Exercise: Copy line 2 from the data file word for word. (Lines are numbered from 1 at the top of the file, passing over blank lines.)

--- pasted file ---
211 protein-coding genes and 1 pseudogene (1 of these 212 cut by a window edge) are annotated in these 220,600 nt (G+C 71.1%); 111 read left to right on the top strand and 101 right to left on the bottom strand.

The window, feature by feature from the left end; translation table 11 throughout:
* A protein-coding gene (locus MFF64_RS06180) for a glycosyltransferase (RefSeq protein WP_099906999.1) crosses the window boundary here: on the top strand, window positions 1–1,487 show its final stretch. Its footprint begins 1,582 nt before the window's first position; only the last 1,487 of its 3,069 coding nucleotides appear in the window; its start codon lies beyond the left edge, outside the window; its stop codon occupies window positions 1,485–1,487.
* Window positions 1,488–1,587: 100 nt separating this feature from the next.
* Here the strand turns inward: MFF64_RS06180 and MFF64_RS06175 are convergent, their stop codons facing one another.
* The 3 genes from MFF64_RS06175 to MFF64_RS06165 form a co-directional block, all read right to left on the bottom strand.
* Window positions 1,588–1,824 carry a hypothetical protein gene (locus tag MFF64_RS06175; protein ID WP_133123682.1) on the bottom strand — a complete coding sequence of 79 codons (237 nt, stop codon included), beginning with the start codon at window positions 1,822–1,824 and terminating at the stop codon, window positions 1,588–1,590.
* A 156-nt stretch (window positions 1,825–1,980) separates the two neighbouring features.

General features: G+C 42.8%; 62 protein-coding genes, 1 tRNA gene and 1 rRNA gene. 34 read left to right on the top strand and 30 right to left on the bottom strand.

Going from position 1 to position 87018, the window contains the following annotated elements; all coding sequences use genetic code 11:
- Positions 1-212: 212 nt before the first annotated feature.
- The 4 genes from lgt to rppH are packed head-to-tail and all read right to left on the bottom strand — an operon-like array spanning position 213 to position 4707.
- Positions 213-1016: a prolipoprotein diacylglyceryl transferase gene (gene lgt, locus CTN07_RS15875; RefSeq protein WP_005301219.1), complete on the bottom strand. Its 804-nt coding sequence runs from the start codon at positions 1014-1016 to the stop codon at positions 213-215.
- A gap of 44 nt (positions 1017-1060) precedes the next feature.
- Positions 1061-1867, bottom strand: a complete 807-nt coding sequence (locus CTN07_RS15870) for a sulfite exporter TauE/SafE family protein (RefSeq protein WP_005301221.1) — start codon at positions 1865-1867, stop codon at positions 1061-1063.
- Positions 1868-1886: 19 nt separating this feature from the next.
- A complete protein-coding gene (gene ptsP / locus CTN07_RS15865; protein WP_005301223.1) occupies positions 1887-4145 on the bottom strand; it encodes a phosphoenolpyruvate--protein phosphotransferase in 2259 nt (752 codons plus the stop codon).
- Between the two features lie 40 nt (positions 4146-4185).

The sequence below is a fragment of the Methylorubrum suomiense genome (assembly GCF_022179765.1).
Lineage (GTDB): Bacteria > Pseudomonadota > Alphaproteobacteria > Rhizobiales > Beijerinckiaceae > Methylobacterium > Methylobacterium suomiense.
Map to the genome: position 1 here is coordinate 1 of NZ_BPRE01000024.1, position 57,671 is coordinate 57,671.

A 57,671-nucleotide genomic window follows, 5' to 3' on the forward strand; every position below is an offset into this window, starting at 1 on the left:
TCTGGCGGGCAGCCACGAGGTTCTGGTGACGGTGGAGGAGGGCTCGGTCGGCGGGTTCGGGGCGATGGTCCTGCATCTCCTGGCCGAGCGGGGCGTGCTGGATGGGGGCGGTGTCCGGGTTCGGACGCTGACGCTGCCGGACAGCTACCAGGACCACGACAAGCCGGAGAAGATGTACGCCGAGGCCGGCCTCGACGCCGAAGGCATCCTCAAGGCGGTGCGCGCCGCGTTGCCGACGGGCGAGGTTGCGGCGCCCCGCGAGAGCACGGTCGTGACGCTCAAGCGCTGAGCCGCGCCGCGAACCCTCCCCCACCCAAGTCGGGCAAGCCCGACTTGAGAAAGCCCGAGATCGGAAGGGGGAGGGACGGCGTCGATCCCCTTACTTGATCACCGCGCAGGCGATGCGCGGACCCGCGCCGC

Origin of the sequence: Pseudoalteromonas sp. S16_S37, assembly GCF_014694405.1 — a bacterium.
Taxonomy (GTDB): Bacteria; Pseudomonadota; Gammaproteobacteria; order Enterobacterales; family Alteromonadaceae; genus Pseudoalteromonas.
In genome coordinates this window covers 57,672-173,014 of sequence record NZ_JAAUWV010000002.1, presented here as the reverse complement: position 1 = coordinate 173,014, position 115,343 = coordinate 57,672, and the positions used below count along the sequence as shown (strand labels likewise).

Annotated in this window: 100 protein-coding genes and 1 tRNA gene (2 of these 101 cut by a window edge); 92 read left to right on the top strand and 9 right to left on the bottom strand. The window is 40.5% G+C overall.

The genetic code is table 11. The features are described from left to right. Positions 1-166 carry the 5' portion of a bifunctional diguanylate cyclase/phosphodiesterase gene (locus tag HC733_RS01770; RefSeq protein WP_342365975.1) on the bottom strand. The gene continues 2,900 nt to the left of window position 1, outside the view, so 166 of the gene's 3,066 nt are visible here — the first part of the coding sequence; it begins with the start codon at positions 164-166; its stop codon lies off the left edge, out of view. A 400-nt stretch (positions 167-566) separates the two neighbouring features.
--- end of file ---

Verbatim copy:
The window, feature by feature from the left end; translation table 11 throughout: